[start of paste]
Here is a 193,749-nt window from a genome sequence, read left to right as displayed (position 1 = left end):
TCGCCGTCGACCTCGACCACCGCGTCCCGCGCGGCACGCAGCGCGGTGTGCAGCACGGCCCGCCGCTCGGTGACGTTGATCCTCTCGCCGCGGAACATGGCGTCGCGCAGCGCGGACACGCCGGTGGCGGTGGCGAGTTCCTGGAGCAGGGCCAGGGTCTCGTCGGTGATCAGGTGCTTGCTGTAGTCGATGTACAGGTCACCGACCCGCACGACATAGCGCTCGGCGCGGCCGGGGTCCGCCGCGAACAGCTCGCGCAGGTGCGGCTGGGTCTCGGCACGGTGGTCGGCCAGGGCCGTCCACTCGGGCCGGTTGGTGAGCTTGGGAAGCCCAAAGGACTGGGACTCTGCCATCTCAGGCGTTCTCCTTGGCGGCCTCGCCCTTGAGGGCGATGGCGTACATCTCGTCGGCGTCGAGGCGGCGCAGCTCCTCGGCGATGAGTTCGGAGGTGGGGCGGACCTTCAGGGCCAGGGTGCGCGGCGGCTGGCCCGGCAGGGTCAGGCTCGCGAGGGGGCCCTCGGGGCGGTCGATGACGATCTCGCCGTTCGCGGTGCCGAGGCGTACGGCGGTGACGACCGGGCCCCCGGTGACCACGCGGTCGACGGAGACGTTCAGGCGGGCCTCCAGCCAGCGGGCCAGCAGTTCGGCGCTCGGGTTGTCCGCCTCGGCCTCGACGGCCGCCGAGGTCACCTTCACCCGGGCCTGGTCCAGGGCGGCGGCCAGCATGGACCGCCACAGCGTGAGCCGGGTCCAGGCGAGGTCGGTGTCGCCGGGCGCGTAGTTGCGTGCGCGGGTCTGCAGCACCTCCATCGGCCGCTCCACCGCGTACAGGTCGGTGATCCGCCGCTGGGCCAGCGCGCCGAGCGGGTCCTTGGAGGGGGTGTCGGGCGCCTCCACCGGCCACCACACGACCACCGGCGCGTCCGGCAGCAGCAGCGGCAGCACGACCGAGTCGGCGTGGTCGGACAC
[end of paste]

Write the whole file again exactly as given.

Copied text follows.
Here is a 193,749-nt window from a genome sequence, read left to right as displayed (position 1 = left end):
TCGCCGTCGACCTCGACCACCGCGTCCCGCGCGGCACGCAGCGCGGTGTGCAGCACGGCCCGCCGCTCGGTGACGTTGATCCTCTCGCCGCGGAACATGGCGTCGCGCAGCGCGGACACGCCGGTGGCGGTGGCGAGTTCCTGGAGCAGGGCCAGGGTCTCGTCGGTGATCAGGTGCTTGCTGTAGTCGATGTACAGGTCACCGACCCGCACGACATAGCGCTCGGCGCGGCCGGGGTCCGCCGCGAACAGCTCGCGCAGGTGCGGCTGGGTCTCGGCACGGTGGTCGGCCAGGGCCGTCCACTCGGGCCGGTTGGTGAGCTTGGGAAGCCCAAAGGACTGGGACTCTGCCATCTCAGGCGTTCTCCTTGGCGGCCTCGCCCTTGAGGGCGATGGCGTACATCTCGTCGGCGTCGAGGCGGCGCAGCTCCTCGGCGATGAGTTCGGAGGTGGGGCGGACCTTCAGGGCCAGGGTGCGCGGCGGCTGGCCCGGCAGGGTCAGGCTCGCGAGGGGGCCCTCGGGGCGGTCGATGACGATCTCGCCGTTCGCGGTGCCGAGGCGTACGGCGGTGACGACCGGGCCCCCGGTGACCACGCGGTCGACGGAGACGTTCAGGCGGGCCTCCAGCCAGCGGGCCAGCAGTTCGGCGCTCGGGTTGTCCGCCTCGGCCTCGACGGCCGCCGAGGTCACCTTCACCCGGGCCTGGTCCAGGGCGGCGGCCAGCATGGACCGCCACAGCGTGAGCCGGGTCCAGGCGAGGTCGGTGTCGCCGGGCGCGTAGTTGCGTGCGCGGGTCTGCAGCACCTCCATCGGCCGCTCCACCGCGTACAGGTCGGTGATCCGCCGCTGGGCCAGCGCGCCGAGCGGGTCCTTGGAGGGGGTGTCGGGCGCCTCCACCGGCCACCACACGACCACCGGCGCGTCCGGCAGCAGCAGCGGCAGCACGACCGAGTCGGCGTGGTCGGACAC